Review – FIFA 19

After feeling somewhat frustrated with the Switch version of FIFA 18 last year, a version that had less content than the others and was still being sold for 59.99, I decided to go with an Xbox One version of FIFA 19 this time around. A smarter move indeed, as EA still continues to charge more for less with its Switch version of FIFA 19. After being pleasantly surprised with this year’s version of Pro Evolution Soccer, EA’s main sports title and cash cow was facing actual pressure from the competition for the first time in years. This is how they responded to the imminent threat.


You weren’t expecting for a Kaizer Chiefs x Orlando Pirates picture, were you?

Gameplay-wise, FIFA 19 is extremely similar to last year’s outing, so there’s no need to talk about it in much detail, especially if you’ve played FIFA 18. It’s a slower-paced FIFA in comparison to what you’ve been used to, with decent physics and the possibility to think on various set pieces during the game thanks to the less intense pacing. The issues are still here, as free kicks and penalties feature unnecessarily complicated controls.

Another element in the game that’s still pretty much intact is the quality of the in-menu music curation. While I still miss the more eclectic days of FIFA‘s soundtrack, like 2004’s mix of samba, Radiohead and nu metal, this is still functional. Sadly, the Ultimate Team mode is also the same, and by that I mean the same money-grabbing machine as it has always been. As always, I’d recommend sticking to the other modes.


Another year, another Brighton & Hove Albion picture. Come on you Seagulls!!!

What you really want to know is what has been added this time around. Well, the Chinese League, once known as a nonsensical money-spending machine, is now fully licensed and playable. A few new old school icons have been added, as well as some new stadiums. Alex Hunter’s Journey Mode continues with him at La Liga this time around. The Champions League license, formerly a Pro Evolution Soccer staple, is now included in this game. While some may say that this is one heck of an addition, there’s little effect in the game besides the styling of one specific type of scoreboard and the famous Champions League tune being played before some matches. To be fair, I never cared about the Champions League license in PES either.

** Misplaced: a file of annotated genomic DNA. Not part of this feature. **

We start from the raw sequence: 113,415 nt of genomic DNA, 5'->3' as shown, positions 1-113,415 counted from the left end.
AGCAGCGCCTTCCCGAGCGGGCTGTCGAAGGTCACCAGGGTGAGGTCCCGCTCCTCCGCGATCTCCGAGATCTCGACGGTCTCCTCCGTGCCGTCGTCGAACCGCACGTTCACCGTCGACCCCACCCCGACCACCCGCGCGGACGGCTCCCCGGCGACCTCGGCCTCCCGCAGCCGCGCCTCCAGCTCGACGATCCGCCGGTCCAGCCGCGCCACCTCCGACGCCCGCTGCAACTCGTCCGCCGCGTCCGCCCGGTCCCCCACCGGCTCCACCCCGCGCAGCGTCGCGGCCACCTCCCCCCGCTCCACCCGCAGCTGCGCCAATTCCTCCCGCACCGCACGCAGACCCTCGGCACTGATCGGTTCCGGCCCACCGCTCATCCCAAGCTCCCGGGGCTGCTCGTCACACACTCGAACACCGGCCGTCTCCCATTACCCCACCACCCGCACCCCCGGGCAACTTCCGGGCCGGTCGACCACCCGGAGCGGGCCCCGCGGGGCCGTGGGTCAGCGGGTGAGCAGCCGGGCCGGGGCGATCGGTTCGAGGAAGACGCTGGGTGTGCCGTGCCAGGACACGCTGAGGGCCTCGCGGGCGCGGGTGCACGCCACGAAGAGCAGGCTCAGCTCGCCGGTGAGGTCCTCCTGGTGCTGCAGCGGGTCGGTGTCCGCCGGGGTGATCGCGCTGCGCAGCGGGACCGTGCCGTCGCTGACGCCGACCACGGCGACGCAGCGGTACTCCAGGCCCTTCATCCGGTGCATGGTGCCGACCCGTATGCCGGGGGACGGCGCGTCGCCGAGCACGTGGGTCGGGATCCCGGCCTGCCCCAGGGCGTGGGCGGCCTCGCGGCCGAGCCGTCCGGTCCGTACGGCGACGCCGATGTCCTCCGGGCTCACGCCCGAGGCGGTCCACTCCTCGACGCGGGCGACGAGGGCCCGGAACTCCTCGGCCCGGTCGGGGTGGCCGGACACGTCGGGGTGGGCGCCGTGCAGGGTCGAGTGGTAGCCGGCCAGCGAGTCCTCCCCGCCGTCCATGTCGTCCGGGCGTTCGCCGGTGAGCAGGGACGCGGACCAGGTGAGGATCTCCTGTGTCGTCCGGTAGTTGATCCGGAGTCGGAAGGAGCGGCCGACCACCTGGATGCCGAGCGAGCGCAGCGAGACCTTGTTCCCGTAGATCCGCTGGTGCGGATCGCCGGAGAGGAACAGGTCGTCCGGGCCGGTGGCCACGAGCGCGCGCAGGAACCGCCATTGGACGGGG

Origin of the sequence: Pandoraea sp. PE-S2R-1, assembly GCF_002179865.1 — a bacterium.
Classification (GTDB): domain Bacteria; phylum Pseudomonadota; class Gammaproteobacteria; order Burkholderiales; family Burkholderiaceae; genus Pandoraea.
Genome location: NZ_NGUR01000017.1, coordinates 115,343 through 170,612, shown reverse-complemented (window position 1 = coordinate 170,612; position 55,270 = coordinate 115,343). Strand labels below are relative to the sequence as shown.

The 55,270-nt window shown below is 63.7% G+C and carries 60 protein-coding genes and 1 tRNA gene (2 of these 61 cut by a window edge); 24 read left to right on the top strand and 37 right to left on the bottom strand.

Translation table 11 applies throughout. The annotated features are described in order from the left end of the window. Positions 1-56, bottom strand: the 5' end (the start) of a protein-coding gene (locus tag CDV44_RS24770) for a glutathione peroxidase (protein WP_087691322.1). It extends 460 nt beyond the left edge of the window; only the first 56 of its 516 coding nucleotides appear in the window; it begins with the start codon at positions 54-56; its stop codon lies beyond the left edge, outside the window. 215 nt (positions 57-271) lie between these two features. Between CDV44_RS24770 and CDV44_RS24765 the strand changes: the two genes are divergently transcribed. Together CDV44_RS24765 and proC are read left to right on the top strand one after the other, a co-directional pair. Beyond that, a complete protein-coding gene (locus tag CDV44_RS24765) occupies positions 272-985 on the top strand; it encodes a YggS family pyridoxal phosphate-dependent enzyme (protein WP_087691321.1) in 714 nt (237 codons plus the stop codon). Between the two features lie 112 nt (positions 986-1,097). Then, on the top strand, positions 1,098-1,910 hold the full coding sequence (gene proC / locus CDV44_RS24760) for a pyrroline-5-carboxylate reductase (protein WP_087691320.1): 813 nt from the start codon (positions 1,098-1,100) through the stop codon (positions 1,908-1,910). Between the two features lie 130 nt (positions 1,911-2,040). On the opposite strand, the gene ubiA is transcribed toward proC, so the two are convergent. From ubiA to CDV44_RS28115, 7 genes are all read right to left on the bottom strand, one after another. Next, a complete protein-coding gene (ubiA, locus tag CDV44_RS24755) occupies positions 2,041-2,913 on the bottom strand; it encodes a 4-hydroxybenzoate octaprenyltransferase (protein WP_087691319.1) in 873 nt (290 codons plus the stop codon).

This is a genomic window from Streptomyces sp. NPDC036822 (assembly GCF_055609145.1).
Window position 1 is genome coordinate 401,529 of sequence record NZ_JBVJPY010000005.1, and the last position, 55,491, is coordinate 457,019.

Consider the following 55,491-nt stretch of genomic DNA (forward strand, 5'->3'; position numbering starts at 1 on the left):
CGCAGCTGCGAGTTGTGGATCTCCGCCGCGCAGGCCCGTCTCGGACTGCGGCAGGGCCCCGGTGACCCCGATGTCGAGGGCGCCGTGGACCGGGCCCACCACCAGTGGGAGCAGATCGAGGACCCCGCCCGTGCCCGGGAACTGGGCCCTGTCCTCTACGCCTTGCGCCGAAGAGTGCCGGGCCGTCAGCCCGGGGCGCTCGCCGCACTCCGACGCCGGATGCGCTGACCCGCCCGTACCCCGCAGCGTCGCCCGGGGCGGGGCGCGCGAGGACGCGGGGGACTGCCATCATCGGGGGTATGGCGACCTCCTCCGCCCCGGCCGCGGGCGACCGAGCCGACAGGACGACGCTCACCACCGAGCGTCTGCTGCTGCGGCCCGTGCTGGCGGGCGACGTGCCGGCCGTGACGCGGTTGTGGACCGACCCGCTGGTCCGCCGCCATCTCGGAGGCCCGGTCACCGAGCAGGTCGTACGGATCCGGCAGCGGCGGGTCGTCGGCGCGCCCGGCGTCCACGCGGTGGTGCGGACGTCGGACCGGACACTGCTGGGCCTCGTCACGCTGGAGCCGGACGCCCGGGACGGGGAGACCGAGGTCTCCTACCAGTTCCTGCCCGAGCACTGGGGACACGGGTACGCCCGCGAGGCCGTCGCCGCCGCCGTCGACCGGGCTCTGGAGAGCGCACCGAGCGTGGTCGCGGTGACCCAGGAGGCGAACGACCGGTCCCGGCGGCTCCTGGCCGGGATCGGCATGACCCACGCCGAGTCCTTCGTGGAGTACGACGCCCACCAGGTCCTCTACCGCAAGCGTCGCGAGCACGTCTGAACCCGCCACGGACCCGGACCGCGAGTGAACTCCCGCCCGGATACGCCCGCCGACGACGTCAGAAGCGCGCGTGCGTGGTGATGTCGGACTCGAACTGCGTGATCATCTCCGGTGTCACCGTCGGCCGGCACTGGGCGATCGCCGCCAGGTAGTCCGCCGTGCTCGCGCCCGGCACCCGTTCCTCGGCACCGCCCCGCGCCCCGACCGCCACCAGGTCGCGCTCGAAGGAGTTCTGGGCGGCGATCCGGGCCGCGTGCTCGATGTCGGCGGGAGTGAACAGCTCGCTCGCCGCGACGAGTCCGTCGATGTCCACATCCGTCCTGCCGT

The main additions, however, are the new crazy modes added to the kickoff section of the game. Remember the old-school SNK football games as well as Red Card 20-03? Remember the absolute lack of rules those games boasted? Well, you can now play matches with no fouls or offsides whatsoever, in a pseudo FIFA Street-ish revival (without the Street part, of course). You can also play a mode in which you can only score goals with volleys, as well as a weird Battle Royale styled mode of sorts, in which you lose a player every time you score a goal. You might be thinking to yourself why were those modes added. I’m actually grateful, as FIFA already had enough realistic football simulation. Some extra dumb fun is never a bad thing.


The facial expressions look robotic, don’t they…

To be honest, if you gave me FIFA 19 and FIFA 18 and put them side by side in a kickoff mode, the only way I’d distinguish one from the other would be by looking who Cristiano Ronaldo is playing for in each game. Compared to its competition, FIFA 19 received much less technical improvements. It’s still a game with a mammoth-sized amount of content and it can provide players with a very good time, but its gameplay isn’t as good as PES 2019‘s in my opinion. Not to mention that the Ultimate Team is still a scam as usual. Either way, you’re fine with whichever footballing game you choose. I just know my choice this year is elsewhere.


Graphics: 8.5

The same as last year: the characters look detailed, the stadiums are well-built, the framerate is solid, but the animations are robotic.

Gameplay: 8.5

Pretty much the same gameplay as last time. The slower movement allows for careful thinking, the physics have been slightly improved, but some aspects like free kicks and penalty controls are still obnoxious.

Sound: 7.5

While EA’s musical curation remains excellent, Martin Tyler’s narration has never sounded so uninspired as in this version…

Fun Factor: 8.0

FIFA 19 trounces its competition when it comes to amount of teams and modes to play, while it doesn’t feature very refined gameplay. Plus, Ultimate Team.

Final Verdict: 8.0

Reviewed on Xbox One.
FIFA 19 is available now on PS3, PS4, Xbox 360, Xbox One, PC and Switch.